Thursday, March 7, 2019

International Women's Day

I was chatting to my Mum today who was just home from the funeral of Nancy Stephens.  She described the funeral as lovely and went on to say what a huge support and mentor Nancy had been to her as a young mother in a small town far from family.  I then happened to read Jac Stephens’ beautiful post to her mother and her “Sticky Lemon Delicious Cake” on Facebook.  And Richard Cornish posted about his Mum on International Women’s Day, the beautiful words he posts each year and never fail to send a shiver down my spine. 

I look at the family and the community I grew up in and see, not just an idyllic childhood of farms, beaches, horses, sailing and home-baked cakes but also the number of extraordinary women who influenced our world.

From my grandmother who was widowed in the late 1940s with three small children, who ran an orchard and privately educated her children, to my mother who believed her girls could … so we did.  There was the big group of kids who travelled an hour each way to the private schools of Toorak, Peninsula and Woodley because our parents wanted to ensure we had a progressive education.

The women who did, because they just did: Robyn Cornish, also widowed young with four small kids who ran a dairy farm; Sue Lawson, through whom a generation learnt to ride; Margaret Bell, our kindy teacher and later a politician and to this day I remain both in awe and just a little bit scared; Betty Taylor; Judy Hines; Nancy Stephens; Isabelle Trahair, our baby sitter who taught us to deal a mean Canasta hand; Sue Winneke, one of Victoria’s first women barristers, who told me being a female engineer would be tough but get over it.  And so, so many others…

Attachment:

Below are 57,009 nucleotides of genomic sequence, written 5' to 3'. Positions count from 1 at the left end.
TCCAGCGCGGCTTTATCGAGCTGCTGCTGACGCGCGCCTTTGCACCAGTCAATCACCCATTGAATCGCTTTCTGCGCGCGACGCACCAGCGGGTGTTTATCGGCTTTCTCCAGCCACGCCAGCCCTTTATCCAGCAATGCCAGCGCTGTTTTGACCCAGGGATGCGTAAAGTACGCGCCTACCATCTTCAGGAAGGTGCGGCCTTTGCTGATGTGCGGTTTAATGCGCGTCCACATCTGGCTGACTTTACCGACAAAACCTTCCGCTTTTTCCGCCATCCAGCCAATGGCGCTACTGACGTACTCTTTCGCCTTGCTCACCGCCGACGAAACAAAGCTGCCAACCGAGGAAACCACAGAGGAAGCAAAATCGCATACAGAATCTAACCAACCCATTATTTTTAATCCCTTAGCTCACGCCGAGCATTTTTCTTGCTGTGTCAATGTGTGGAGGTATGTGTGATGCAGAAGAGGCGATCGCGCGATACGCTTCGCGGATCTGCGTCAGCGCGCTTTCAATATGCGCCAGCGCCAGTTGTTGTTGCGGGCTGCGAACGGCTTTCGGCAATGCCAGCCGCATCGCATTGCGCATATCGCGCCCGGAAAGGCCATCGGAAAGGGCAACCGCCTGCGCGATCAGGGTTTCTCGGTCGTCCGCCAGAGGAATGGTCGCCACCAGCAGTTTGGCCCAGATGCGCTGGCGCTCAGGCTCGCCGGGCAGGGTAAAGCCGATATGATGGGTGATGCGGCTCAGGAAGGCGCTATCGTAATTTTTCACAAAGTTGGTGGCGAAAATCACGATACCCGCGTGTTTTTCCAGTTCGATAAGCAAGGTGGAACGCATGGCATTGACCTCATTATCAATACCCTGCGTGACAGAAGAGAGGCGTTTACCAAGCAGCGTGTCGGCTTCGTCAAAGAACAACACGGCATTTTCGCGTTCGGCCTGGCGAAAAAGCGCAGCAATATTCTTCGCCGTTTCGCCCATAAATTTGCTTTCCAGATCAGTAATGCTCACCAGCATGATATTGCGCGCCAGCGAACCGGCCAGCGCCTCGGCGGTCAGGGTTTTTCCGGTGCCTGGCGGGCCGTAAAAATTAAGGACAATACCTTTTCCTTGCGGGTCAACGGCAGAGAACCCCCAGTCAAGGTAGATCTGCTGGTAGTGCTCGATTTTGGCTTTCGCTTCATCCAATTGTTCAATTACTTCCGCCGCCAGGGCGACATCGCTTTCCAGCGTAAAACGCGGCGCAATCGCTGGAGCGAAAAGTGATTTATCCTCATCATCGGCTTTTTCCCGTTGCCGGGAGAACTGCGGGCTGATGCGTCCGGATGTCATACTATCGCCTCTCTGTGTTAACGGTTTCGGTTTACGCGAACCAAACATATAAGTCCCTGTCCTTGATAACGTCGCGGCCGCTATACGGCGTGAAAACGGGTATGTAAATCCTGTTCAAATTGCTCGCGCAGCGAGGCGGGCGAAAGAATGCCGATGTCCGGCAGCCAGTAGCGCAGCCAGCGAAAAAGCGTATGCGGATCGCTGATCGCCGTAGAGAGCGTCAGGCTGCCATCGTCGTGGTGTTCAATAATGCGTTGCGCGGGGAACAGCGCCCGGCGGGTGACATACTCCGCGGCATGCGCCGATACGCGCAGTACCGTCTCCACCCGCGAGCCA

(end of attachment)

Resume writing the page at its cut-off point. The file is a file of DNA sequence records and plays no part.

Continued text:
And I watch as this amazing group of women, now mostly into their eighties, support each other through divorce, widowhood, ill-health and all the associated joys of ageing.  And all the while they still live on their farms, maintain their large gardens, grow veggies, bake and make jam.

On this International Women’s Day, thanks to all the amazing female role models of Flinders/Shoreham/Main Ridge/Red Hill who, by doing, allowed us to believe that girls could do anything – and guess what?  As it turns out that, we can!

Thursday, February 21, 2019

Banff Centre for Arts and Creativity - 51° 10' 18" N 115° 33' 41" W

The Banff Centre of Arts and Creativity is an absolute gem and an amazing institution to have in our backyard.  From opera to the Banff Mountain Film Festival, we are spoilt by the range and quality of performances - and we get to wear our hiking boots!

Billboard on Highway 1 going to the Rockies

Last night we went to see Alan Doyle, a favourite Canadian folksinger/actor/author from Newfoundland best known for being the lead singer of the band "Great Big Sea".  Unfortunately, a major snow storm and a vehicle breakdown caused the performance to be delayed for two hours.  As we were readying to leave Canmore, an e-mail pinged through that told us this, so instead of having to wait outside the locked concert hall doors, we just settled back into the sofa, topped up our drinks and left at 8:45 instead of 6:45.  We arrived at the concert hall with just enough time to briefly catch up with some friends, then we filed in to find our seats.  The band, on the other hand, literally screeched into Banff and ran on-stage.

It was fabulous! The stories, the Celtic-influenced songs and the fiddle made for a kitchen party (a Newfoundland tradition of food, music and stories) vibe.

Wednesday, January 30, 2019

Phuket Boat Lagoon - 7° 57' 49" N 98° 23' 15" E

Upon arriving at Phuket airport at 1 am, we exited the terminal and made our way past the gauntlet of tourist-hardened taxi drivers and carried our backpacks out into the humid, tropical night.  We had cleverly booked a hotel just 350 metres down the road from the airport.  After checking in, we quickly fell asleep after the 25 hour journey.

Nai Harn bay

In the morning we woke up, checked out, then made our way by taxi to the south end of the island to Nai Harn beach where our friends, Mark and Julie, were waiting for us.  Nai Harn beach is one of the quieter beaches due to its distance from the airport (farthest on the island) and lack of accommodation close by.  It is a sheltered anchorage from north- and north-east wind and swells, and it also has a convenient public dock for dinghies so the bay is well-used by yachties.  Kokomo, our home for the next few weeks, was happily anchored there, waiting for us to join it and start the adventure.